If it isn't valid, I am going to go through hell to even try to convince my wife to agree to convalidation. Although, my confessor has expressed no concerns when I've brought marital relations to his attention.
"The Heart of Jesus is closer to you when you suffer, than when you are full of joy." - St. Margaret Mary Alacoque

Put not your trust in princes: In the children of men, in whom there is no salvation. - Ps. 145:2-3

"For there shall be a time, when they will not endure sound doctrine; but, according to their own desires, they will heap to themselves teachers, having itching ears: And will indeed turn away their hearing from the truth, but will be turned unto fables." - 2 Timothy 4:3-4
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#16
(03-30-2019, 11:23 PM)Augustinian Wrote: On a side note, I'm a little confused about convalidation. So I entered the Church a year ago, my wife and I were married in a civil union a couple years before that. While I am a Catholic, my wife is still an agnostic/atheist with an aversion to religion (she claims it makes her "uncomfortable" and "she doesn't care about that stuff"). My RCIA director said our marriage is acceptable in the eyes of the Church, but given my own research over the past year I've begun to question if it actually is...

If you weren't Catholic when you married, a civil marriage is valid. It's not sacramental, though, since you aren't both baptised. And that assumes neither of you have been married before.
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#17
I've been through the RCIA process and my mother is currently in the last weeks of the program at our parish.  My own experience is that it was not really burdensome.  I didn't mind the once a week class that ran from September to my baptism and confirmation the following Spring.  However, I was also a 19-year-old college student at the time, so maybe it seemed more or less like other classes that I was taking at the time.  My mother's experience has been different.  I've attended all the classes with her.  For the first half of the program, she was able to attend the classes at our own parish.  Then, for the last half of the classes, I've had to drive her to a parish in a neighboring town (during some lousy winter weather and the sometimes dangerous road conditions).  Why?  Because both parishes have had the same priest for a number of years and so they've decided, after having separate programs for years, to integrate them into one single program for both parishes.  Its been kind of inconvenient, especially since they have not planned out the integrated program in advance but seem to make decisions about when they'll be doing this or that part of the process and the many details involved about a week or so beforehand.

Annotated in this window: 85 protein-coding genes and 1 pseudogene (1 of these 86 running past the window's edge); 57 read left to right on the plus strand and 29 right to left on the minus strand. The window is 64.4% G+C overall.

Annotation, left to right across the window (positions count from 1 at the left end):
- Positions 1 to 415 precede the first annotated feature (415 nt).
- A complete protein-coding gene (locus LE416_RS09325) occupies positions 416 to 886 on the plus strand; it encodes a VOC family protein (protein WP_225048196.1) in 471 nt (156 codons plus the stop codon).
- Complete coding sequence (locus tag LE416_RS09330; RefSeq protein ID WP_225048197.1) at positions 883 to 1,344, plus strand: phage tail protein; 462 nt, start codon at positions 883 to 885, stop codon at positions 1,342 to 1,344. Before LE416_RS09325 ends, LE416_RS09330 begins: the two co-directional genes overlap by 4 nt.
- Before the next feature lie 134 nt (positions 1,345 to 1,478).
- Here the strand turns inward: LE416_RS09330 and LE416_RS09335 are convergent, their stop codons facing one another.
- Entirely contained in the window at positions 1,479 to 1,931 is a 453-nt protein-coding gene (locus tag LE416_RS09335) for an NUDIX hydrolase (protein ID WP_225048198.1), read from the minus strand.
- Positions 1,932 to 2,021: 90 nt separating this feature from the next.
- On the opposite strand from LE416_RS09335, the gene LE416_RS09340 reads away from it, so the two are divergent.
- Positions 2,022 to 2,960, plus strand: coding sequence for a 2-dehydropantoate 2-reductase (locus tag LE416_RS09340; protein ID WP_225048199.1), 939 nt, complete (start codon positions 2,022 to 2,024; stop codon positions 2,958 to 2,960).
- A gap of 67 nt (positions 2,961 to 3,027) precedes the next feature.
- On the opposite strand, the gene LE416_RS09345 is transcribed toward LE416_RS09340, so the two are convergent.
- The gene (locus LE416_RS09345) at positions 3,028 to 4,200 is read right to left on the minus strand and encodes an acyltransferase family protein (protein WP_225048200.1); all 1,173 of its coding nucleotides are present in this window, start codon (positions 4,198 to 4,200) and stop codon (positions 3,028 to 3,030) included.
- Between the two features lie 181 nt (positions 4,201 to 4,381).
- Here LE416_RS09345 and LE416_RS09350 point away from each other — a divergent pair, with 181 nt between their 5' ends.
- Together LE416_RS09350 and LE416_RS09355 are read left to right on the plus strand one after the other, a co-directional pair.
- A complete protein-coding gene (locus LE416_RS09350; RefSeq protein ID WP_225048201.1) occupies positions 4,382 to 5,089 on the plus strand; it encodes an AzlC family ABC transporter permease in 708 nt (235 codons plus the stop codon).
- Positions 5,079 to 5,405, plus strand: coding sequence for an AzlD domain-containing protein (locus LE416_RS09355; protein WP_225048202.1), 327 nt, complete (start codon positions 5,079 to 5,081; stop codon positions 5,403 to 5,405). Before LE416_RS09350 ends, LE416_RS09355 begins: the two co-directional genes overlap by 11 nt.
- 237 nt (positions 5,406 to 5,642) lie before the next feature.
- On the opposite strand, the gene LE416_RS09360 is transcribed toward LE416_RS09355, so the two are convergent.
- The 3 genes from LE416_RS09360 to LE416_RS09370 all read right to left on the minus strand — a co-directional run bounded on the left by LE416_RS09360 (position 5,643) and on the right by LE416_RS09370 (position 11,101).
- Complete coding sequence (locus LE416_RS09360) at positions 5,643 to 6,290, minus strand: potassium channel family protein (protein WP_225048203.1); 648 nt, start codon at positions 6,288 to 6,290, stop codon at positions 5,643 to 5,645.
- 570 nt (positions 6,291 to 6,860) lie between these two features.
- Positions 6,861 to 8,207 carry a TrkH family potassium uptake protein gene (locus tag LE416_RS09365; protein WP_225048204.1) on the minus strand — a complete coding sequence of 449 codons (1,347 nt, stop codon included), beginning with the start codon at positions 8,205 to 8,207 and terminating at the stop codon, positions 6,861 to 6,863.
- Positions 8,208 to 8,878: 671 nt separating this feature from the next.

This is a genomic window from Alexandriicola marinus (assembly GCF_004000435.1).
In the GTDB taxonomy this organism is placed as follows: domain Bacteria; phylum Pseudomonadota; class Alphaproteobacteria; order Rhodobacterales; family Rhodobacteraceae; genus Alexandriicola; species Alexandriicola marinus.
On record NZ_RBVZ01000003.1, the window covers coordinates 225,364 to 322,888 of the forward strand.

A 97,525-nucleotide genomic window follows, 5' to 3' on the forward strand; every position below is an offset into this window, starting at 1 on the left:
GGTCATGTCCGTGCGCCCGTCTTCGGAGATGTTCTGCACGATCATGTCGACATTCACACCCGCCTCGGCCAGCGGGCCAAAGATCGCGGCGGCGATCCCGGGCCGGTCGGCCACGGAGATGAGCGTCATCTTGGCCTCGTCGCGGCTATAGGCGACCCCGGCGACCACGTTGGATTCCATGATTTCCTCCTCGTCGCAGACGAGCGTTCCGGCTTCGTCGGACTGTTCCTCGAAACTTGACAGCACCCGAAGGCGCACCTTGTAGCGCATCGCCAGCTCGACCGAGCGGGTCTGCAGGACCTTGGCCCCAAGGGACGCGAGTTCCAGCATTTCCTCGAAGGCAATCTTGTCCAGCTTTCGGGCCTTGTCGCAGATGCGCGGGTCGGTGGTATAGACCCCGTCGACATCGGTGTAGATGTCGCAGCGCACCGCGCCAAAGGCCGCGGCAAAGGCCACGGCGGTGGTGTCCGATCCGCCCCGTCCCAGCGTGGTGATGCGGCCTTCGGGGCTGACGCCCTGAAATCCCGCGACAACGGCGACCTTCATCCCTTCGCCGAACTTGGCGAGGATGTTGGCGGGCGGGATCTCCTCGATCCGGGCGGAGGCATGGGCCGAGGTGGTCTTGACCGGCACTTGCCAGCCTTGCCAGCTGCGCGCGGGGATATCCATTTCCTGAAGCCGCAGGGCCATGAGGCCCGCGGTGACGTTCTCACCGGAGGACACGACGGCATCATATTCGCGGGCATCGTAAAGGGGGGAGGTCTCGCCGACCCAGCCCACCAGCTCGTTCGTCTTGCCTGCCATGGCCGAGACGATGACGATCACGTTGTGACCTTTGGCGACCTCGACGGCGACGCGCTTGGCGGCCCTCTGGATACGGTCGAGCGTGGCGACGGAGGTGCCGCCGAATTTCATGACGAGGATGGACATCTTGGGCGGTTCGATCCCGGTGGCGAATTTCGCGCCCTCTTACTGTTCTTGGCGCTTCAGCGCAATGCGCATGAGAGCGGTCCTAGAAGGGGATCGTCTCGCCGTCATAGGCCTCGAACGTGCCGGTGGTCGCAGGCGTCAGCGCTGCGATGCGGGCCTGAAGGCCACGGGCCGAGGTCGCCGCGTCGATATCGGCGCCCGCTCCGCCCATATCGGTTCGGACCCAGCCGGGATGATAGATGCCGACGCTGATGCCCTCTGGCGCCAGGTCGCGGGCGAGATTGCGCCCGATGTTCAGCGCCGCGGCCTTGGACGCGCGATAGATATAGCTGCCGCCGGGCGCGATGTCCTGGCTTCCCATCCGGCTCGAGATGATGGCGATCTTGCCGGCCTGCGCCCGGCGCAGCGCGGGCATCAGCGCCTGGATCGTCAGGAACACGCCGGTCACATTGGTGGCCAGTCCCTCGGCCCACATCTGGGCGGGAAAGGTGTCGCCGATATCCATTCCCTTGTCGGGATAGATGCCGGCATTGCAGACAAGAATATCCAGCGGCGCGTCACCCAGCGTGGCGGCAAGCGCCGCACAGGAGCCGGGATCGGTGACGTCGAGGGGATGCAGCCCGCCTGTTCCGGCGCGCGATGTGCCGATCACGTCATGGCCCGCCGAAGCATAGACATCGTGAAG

It's not all bad, though, and there have been a number of positives.  For the most part, I've found that the instructors are conservative NO types and seem to present the Faith as accurately as one can hope for an NO parish.  Our priest is also very involved in the process and, while not always teaching the class, has been present at most of them, answering questions, etc.  The most inconvenient parts for my mother have been the travel involved and the length of time required.  She has stuck with it, though, because I sat down with her before the program started (actually, before she decided to convert) and went over Scriptural proofs for the Papacy and the Church, helping her to realize that Our Lord founded His Church on St. Peter as the Rock and that this Church is the Catholic Church.  We also went over extra Ecclesiam nulla salus, which she was able to understand pretty well for someone who just months before had been skeptical that the Catholic Church was even really Christian.  So, she has known from the start that, however inconvenient it has been, it is important to follow through and join the Church.  Whether changes should be made, I can't say for sure.  Not everyone needs to attend these classes for nearly a year, while others might need such preparation.  Maybe a program based more on where each potential convert is at in their knowledge of the Faith and their own faith and spiritual development might be a good idea.